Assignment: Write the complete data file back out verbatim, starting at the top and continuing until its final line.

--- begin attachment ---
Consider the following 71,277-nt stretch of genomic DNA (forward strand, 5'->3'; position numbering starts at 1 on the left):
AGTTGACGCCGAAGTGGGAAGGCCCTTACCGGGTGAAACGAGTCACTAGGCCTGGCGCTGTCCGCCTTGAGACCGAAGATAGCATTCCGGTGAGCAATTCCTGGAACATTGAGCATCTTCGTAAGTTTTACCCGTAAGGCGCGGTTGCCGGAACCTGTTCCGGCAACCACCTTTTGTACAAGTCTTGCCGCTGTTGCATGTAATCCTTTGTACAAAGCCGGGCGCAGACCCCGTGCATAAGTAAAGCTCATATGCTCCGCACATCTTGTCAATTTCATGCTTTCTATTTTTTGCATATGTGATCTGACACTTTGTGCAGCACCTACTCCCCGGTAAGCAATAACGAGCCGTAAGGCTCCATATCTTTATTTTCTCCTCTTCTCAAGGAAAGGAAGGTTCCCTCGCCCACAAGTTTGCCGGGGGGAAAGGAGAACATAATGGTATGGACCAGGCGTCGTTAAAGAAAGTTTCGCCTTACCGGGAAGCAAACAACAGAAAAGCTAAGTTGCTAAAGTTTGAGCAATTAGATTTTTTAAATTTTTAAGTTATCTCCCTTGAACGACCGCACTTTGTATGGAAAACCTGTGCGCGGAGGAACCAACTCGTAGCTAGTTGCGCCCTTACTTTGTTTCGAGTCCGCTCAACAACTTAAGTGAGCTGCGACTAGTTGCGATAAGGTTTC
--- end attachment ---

Consider the following 71,277-nt stretch of genomic DNA (forward strand, 5'->3'; position numbering starts at 1 on the left):
AGTTGACGCCGAAGTGGGAAGGCCCTTACCGGGTGAAACGAGTCACTAGGCCTGGCGCTGTCCGCCTTGAGACCGAAGATAGCATTCCGGTGAGCAATTCCTGGAACATTGAGCATCTTCGTAAGTTTTACCCGTAAGGCGCGGTTGCCGGAACCTGTTCCGGCAACCACCTTTTGTACAAGTCTTGCCGCTGTTGCATGTAATCCTTTGTACAAAGCCGGGCGCAGACCCCGTGCATAAGTAAAGCTCATATGCTCCGCACATCTTGTCAATTTCATGCTTTCTATTTTTTGCATATGTGATCTGACACTTTGTGCAGCACCTACTCCCCGGTAAGCAATAACGAGCCGTAAGGCTCCATATCTTTATTTTCTCCTCTTCTCAAGGAAAGGAAGGTTCCCTCGCCCACAAGTTTGCCGGGGGGAAAGGAGAACATAATGGTATGGACCAGGCGTCGTTAAAGAAAGTTTCGCCTTACCGGGAAGCAAACAACAGAAAAGCTAAGTTGCTAAAGTTTGAGCAATTAGATTTTTTAAATTTTTAAGTTATCTCCCTTGAACGACCGCACTTTGTATGGAAAACCTGTGCGCGGAGGAACCAACTCGTAGCTAGTTGCGCCCTTACTTTGTTTCGAGTCCGCTCAACAACTTAAGTGAGCTGCGACTAGTTGCGATAAGGTTTC